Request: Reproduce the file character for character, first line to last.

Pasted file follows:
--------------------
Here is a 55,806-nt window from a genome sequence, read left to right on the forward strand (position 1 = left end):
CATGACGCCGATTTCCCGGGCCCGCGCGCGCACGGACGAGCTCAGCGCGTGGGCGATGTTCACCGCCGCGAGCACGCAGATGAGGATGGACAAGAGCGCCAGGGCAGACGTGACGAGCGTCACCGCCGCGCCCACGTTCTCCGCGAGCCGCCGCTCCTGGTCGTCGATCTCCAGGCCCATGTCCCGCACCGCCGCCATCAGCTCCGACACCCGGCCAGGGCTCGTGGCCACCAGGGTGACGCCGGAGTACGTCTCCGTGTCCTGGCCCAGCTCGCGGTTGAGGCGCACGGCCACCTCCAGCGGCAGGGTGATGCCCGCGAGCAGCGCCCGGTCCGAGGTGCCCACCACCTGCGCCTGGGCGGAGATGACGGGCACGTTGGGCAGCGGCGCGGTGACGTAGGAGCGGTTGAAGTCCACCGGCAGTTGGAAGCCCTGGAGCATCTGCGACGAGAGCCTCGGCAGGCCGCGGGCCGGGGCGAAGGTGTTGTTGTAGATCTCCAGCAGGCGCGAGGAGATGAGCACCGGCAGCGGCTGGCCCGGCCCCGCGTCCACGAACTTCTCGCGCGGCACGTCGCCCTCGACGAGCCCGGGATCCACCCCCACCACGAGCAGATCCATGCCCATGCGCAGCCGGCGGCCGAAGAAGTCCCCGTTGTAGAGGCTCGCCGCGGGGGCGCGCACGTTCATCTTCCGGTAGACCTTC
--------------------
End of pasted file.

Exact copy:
Here is a 55,806-nt window from a genome sequence, read left to right on the forward strand (position 1 = left end):
CATGACGCCGATTTCCCGGGCCCGCGCGCGCACGGACGAGCTCAGCGCGTGGGCGATGTTCACCGCCGCGAGCACGCAGATGAGGATGGACAAGAGCGCCAGGGCAGACGTGACGAGCGTCACCGCCGCGCCCACGTTCTCCGCGAGCCGCCGCTCCTGGTCGTCGATCTCCAGGCCCATGTCCCGCACCGCCGCCATCAGCTCCGACACCCGGCCAGGGCTCGTGGCCACCAGGGTGACGCCGGAGTACGTCTCCGTGTCCTGGCCCAGCTCGCGGTTGAGGCGCACGGCCACCTCCAGCGGCAGGGTGATGCCCGCGAGCAGCGCCCGGTCCGAGGTGCCCACCACCTGCGCCTGGGCGGAGATGACGGGCACGTTGGGCAGCGGCGCGGTGACGTAGGAGCGGTTGAAGTCCACCGGCAGTTGGAAGCCCTGGAGCATCTGCGACGAGAGCCTCGGCAGGCCGCGGGCCGGGGCGAAGGTGTTGTTGTAGATCTCCAGCAGGCGCGAGGAGATGAGCACCGGCAGCGGCTGGCCCGGCCCCGCGTCCACGAACTTCTCGCGCGGCACGTCGCCCTCGACGAGCCCGGGATCCACCCCCACCACGAGCAGATCCATGCCCATGCGCAGCCGGCGGCCGAAGAAGTCCCCGTTGTAGAGGCTCGCCGCGGGGGCGCGCACGTTCATCTTCCGGTAGACCTTC